Chopin. Ballade III. Op. 47
Reproduced by permission of Charles Holme, Esqre.
A few months afterwards, he commenced the "Morte d'Arthur." Suggested and intended to rival the volumes of the Kelmscott Press, it is his most popular and least satisfactory performance. Still the borders have far more variety and invention than those of Morris; the intricate splendours of mediæval manuscripts are intelligently imitated or adapted. The initial- and tail-pieces are delightful in themselves, and among the most exquisite of his grotesques and embellishments. But the popularity of the book was due to its lack of originality, not to its individuality. Mediævalism for the middle classes always ensures an appreciative audience. Oddly enough, Morris was said to be annoyed by the sincerest form of flattery. Perhaps he felt that every school of art comes to an end with the birth of the founder, and that Beardsley was only exercising himself in an alien field of which Morris himself owned the tithe. At all events it is not unlikely that Beardsley aroused in the great poet and decorator the same suspicion that he had undoubtedly done in Watts.
The "Morte d'Arthur" may be said, for convenience, to close Aubrey Beardsley's first period; but he modified his style during the progress of the publication, and there is no unity of intention in his types or scheme of decoration. He was gravitating Japanwards. He began, however, his so-called Japanesques long before seeing any real Japanese art, except what may be found in the London shop windows on cheap trays or biscuit-boxes. He never thought seriously of borrowing from this source until some one not conversant with Oriental art insisted on the resemblance of his drawings to Kakemonos. It was quite accidental. Beardsley was really studying with great care and attention the Crivellis in the National Gallery; their superficial resemblance to Japanese work occasioned an error from which Beardsley, quick to assimilate ideas and modes of expression, took a suggestion, unconsciously and ignorantly offered, and studied genuine examples. "Raphael Sanzio" (first version) was produced prior to this incident, and "Madame Cigale's Birthday Party" immediately afterwards. His emulation of the Japanese never left him until the production of the Savoy Magazine. In my view this was the only bad artistic influence which ever threatened to endanger his originality, or permanently vitiate his manner. The free use of Chinese ink, together with his intellectual vitality, saved him from "succumbing to Japan," to use Mr Pennell's excellent phrase.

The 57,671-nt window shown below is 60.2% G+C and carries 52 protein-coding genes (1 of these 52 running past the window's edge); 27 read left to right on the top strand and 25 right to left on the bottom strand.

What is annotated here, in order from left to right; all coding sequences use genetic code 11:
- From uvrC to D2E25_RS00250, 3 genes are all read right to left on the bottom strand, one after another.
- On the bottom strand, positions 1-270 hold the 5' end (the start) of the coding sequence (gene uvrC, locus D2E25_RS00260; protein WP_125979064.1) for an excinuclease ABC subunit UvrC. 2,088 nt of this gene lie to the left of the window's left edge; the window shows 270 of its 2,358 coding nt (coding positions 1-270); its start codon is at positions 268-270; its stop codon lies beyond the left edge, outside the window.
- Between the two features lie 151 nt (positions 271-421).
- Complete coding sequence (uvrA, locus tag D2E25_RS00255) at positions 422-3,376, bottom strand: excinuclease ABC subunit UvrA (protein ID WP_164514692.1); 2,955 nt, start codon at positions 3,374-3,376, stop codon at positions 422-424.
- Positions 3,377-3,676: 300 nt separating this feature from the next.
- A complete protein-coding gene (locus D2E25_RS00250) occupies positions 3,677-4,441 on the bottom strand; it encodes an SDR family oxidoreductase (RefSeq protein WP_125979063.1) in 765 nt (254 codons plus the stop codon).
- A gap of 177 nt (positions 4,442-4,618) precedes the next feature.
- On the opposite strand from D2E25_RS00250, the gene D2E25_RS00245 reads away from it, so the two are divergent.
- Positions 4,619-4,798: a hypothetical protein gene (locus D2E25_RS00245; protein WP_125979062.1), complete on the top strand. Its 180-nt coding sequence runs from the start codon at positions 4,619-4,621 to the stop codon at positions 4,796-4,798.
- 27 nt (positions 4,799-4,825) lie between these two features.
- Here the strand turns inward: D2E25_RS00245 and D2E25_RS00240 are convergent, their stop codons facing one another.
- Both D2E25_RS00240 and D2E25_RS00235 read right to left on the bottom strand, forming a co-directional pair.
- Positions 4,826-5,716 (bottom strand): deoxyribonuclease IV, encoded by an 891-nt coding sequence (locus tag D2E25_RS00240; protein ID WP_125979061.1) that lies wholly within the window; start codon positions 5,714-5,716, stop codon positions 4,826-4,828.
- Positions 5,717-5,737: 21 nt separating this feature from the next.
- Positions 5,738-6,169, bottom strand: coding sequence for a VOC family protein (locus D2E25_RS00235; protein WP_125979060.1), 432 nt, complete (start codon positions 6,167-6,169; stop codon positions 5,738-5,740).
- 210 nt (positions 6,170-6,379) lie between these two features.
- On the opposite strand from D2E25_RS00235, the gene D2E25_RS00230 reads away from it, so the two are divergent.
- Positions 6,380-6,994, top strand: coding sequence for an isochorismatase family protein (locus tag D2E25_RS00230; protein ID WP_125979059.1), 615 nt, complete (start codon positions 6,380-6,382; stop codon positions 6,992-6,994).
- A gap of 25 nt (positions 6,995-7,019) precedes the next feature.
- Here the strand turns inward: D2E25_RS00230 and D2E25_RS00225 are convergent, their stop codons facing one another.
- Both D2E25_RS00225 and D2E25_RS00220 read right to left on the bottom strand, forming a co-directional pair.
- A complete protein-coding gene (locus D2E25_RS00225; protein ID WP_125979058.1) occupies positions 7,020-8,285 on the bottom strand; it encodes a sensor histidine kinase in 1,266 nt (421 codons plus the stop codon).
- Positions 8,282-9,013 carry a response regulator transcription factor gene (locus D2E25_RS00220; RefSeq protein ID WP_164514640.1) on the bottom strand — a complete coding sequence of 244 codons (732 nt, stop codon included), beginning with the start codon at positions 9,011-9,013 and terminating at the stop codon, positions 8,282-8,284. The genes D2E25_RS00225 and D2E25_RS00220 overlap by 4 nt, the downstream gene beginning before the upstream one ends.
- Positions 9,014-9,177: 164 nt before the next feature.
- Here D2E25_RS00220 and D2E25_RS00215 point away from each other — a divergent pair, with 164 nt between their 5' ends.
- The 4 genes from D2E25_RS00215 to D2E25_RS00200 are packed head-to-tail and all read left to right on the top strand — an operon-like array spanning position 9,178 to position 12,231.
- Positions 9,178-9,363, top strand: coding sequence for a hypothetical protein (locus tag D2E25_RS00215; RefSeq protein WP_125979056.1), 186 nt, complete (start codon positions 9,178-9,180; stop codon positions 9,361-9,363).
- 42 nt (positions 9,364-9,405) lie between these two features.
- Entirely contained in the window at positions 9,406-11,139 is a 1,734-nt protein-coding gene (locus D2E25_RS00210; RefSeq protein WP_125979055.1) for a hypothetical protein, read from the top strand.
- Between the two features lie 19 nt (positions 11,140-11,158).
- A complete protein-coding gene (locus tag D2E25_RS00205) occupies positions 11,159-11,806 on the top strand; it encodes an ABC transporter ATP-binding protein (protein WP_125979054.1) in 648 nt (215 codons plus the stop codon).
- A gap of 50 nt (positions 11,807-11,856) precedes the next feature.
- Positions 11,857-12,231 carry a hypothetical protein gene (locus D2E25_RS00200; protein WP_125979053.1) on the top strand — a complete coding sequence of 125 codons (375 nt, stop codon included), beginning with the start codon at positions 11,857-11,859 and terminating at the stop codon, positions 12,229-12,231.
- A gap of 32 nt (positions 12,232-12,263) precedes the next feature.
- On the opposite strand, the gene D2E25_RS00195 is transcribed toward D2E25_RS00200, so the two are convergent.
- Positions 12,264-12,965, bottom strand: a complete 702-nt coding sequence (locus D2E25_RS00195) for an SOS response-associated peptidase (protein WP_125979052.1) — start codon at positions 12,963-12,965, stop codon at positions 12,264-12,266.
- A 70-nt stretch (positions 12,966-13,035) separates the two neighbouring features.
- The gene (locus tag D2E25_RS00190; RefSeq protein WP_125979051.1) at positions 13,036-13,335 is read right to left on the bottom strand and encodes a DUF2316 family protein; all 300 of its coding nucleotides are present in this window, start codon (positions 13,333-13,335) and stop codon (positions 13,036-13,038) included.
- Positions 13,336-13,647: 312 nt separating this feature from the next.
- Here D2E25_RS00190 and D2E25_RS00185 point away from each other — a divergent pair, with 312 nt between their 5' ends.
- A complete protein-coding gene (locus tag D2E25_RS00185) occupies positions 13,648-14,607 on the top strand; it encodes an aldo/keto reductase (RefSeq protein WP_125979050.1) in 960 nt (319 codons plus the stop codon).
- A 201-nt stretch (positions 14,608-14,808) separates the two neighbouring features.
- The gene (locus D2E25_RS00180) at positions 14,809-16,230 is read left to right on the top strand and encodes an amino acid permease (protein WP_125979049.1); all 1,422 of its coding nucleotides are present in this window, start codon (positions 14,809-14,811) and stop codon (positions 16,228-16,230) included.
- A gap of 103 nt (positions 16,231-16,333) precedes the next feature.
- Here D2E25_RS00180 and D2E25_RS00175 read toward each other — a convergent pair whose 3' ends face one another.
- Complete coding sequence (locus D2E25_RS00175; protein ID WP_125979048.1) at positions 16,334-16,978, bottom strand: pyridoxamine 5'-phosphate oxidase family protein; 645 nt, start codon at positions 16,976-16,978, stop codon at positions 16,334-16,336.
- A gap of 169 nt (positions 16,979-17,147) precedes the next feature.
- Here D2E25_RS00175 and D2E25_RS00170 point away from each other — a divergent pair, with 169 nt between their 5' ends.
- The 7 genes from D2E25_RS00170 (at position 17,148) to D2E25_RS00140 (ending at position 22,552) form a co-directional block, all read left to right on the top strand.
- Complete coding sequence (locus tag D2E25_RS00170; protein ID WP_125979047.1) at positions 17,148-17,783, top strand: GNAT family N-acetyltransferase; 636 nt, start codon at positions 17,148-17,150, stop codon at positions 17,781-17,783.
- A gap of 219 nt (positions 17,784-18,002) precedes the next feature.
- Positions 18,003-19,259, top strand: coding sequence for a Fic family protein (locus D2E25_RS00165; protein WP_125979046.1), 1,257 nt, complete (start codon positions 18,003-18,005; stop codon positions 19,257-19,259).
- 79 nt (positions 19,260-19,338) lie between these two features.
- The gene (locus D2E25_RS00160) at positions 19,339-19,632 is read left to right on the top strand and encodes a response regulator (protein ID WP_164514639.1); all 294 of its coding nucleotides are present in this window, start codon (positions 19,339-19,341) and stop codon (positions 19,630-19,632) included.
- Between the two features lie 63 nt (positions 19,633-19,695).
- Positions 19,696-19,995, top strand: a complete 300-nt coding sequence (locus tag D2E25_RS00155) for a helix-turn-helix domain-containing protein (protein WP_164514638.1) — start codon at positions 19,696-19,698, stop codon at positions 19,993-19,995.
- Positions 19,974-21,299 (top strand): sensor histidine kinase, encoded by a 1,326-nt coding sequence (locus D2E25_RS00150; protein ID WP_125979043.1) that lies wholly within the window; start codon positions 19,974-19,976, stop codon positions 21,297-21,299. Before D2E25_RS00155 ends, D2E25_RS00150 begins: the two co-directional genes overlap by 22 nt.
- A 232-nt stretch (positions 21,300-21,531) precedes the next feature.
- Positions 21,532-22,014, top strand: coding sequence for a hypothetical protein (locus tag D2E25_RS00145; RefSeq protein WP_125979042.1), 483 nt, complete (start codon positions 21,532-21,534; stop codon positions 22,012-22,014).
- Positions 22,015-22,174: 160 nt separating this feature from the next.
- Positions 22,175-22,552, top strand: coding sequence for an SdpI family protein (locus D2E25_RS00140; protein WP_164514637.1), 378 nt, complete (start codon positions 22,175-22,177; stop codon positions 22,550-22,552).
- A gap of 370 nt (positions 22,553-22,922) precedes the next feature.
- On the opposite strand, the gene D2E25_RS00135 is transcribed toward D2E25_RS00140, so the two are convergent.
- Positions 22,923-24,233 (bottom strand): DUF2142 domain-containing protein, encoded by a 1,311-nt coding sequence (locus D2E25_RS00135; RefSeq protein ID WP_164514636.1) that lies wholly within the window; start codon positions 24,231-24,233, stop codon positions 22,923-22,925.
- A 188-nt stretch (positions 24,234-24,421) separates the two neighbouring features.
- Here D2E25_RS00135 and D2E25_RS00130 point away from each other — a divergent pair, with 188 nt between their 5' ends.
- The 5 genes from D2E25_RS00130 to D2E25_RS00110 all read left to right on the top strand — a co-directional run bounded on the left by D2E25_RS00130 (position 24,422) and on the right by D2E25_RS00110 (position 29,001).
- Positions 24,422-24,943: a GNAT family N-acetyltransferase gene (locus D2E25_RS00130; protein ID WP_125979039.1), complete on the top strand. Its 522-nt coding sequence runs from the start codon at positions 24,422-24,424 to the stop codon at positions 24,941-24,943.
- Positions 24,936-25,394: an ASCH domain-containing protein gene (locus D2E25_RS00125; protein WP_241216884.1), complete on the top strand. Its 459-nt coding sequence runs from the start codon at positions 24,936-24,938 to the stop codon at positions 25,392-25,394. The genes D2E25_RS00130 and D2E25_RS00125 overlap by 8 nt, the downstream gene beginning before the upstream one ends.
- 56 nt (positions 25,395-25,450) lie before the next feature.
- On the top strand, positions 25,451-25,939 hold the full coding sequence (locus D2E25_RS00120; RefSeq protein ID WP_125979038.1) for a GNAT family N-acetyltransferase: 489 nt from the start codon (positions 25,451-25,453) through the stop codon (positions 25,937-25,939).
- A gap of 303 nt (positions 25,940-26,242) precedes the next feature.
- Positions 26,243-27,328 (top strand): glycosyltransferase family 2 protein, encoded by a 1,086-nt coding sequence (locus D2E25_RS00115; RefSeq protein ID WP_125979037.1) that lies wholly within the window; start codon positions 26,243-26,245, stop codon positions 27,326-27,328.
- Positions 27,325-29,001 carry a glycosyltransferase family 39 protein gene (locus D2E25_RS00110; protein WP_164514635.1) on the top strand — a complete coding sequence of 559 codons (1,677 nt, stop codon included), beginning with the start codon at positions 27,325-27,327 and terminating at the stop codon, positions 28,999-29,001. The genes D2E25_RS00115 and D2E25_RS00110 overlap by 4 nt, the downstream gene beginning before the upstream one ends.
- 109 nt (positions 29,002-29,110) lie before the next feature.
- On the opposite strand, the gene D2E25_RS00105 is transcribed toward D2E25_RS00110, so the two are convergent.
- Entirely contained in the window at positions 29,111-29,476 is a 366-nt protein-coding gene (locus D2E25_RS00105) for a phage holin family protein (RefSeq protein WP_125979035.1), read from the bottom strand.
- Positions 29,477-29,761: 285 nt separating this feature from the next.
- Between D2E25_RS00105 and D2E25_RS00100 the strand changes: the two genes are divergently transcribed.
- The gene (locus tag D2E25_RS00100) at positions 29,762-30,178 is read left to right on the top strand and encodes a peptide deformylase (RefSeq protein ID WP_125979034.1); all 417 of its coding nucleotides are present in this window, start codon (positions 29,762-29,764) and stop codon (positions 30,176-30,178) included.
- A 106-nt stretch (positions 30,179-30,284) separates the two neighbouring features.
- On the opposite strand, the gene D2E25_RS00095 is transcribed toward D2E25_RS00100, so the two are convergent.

THE BARON'S PRAYER
From "The Rape of the Lock"
A series of grotesques to decorate some rather silly anthologies produced in the same year as the "Morte d'Arthur" are marvels of ingenuity, and far more characteristic. With them he began a new period, throwing over the deliberate archaism and mediævalism, of which he began to tire. In the illustrations to "Salomé," he reached the consummation of the new convention he created for himself; they are, collectively, his masterpiece. In the whole range of art there is nothing like them. You can trace the origin of their development, but you cannot find anything wherewith to compare them; they are absolutely unique. Before commencing "Salomé" two events contributed to give Beardsley a fresh impetus and stimulate his method of expression: a series of visits to the collection of Greek vases in the British Museum (prompted by an essay of Mr D. S. McColl), and to the famous Peacock Room of Mr Whistler, in Prince's Gate—one the antithesis of Japan, the other of Burne-Jones. Impressionable at all times to novel sensations, his artistic perceptions vibrated with a new and inspired enthusiasm. Critical appreciation under his pen meant creation. From the Greek vase painting he learned that drapery can be represented effectually with a few lines, disposed with economy, not by a number of unfinished scratches and superfluous shading. If the "Salomé" drawings have any fault at all, it is that the texture of the pictures suggests some other medium than p